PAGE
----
“They buy medication in bulk, so when the total funding that they did spend is run out through that contract, the Ryan White Title II program kicks in,” Johannes said.
According to Encarnacion, some of the main reasons for unspent funds include staffing vacancies and unexecuted contracts. The Health Department’s Office of Federal Grants Management oversees 75 grants, she said. For Fiscal Year 2020, their total federal budget is $48.6 million, up significantly from the previous year’s, which stood at $33.7 million.
The department’s Behavioral Health division alone currently has some $2.8 million in grants from the Substance Abuse and Mental Health Services Administration.
Encarnacion said their newly hired director of behavioral health, Vernita Bicette, is working closely with each program manager to ensure that they deliver grant requirements on time.
“When [the Department of Health] has unobligated funding, the program directors have the option to request a carryover of funds,” Encarnacion said. “ This would allow the service to go on with the funding that was not spent. The goal is to reduce and eventually eliminate unobligated funding.”
The Health Department is also engaging new software to streamline the monitoring and exchange of vital statistics data, Encarnacion said. The State and Territorial Exchange of Vital Events Electronic Records, or STEVE, a web-based messaging application that allows the Office of Vital Records to electronically exchange data such as births and deaths, was implemented in May. Next month, the department will roll out the Electronic Verification of Vital Events, or EVVE, a web-based verification application that federal, state and local agencies can use to immediately confirm the existence of a record.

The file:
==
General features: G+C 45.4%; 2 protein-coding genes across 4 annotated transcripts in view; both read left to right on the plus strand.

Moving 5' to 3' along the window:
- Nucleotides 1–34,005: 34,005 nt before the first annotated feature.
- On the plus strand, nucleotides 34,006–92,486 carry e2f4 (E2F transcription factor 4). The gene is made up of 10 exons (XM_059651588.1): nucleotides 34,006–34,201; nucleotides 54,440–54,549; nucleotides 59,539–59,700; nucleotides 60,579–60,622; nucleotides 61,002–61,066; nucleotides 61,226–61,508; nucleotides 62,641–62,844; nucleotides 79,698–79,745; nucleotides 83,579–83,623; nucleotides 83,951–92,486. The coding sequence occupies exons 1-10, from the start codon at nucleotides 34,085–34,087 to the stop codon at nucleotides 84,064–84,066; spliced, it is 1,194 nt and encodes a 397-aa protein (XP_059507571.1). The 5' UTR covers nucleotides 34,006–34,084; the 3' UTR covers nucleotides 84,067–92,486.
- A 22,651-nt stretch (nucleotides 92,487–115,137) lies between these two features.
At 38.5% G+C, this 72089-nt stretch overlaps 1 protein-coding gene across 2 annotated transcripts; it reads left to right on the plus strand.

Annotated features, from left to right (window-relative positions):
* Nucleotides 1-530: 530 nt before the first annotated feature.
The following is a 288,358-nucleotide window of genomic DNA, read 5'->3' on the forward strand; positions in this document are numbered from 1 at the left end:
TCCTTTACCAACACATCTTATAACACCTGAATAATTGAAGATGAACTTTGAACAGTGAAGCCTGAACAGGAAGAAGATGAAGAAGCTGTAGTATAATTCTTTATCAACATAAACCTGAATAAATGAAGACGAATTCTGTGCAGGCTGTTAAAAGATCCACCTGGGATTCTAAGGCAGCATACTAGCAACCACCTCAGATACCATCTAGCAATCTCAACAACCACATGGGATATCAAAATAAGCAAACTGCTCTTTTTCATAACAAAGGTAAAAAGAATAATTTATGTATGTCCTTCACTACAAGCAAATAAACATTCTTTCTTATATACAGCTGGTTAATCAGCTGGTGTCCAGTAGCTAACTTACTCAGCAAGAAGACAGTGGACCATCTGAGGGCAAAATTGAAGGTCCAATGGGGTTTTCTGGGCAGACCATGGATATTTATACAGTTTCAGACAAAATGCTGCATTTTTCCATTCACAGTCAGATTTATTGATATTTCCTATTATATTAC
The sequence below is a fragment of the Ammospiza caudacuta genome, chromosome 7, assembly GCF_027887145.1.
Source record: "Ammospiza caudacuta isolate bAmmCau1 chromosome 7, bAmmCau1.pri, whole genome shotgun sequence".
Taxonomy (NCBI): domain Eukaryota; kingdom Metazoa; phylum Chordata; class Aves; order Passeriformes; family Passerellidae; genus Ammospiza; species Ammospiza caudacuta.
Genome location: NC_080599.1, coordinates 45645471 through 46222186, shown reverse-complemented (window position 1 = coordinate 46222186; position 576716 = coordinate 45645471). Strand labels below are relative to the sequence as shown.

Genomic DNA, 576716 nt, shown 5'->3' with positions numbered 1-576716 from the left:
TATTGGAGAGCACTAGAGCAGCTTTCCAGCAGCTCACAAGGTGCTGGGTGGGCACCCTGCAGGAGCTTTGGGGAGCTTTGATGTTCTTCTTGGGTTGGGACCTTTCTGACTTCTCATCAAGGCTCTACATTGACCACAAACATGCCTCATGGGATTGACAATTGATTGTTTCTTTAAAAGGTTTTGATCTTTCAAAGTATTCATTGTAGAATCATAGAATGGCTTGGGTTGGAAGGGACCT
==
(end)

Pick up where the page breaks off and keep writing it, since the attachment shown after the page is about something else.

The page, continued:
“Currently, there are records that date back to the early 1900s,” Encarnacion said. “While every effort is made to handle these documents delicately, they are subject to deterioration. Since Hurricanes Irma and Maria in 2017, the records were further compromised by mold.”
Health officials also reported progress as a result of the Hurricane Recovery Crises Cooperative Agreement, a Centers for Disease Control-funded program to support public health response, recovery and expenses directly related to the 2017 hurricanes. A total of $22.6 million was awarded to the Department of Health and partner organizations for projects targeting chronic diseases, communicable diseases, environmental health, emergency preparedness and immunizations. The program has so far proven to be a salve to the staffing shortage, according to Encarnacion.
“Over 30 individuals have been hired through the cooperative agreement and approximately 12 additional personnel will be hired within the next six months,” Encarnacion said.
During Monday’s hearing, lawmakers also unanimously approved Sen. Alicia Barnes (D-STX) Bill No.33-0086, which would require all restaurants and establishments that sell food to post signs that show how to administer first aid for choking. The bill was sent to the Rules and Judiciary Committee for review.
Present during Monday’s hearing were Committee Chairman Sen. Oakland Benta (D-STX), Janelle Sarauw (I-STT), Donna Frett-Gregory (D-STT), Marvin Blyden (D-STT), Kurt Vialet (D-STX) and Gittens.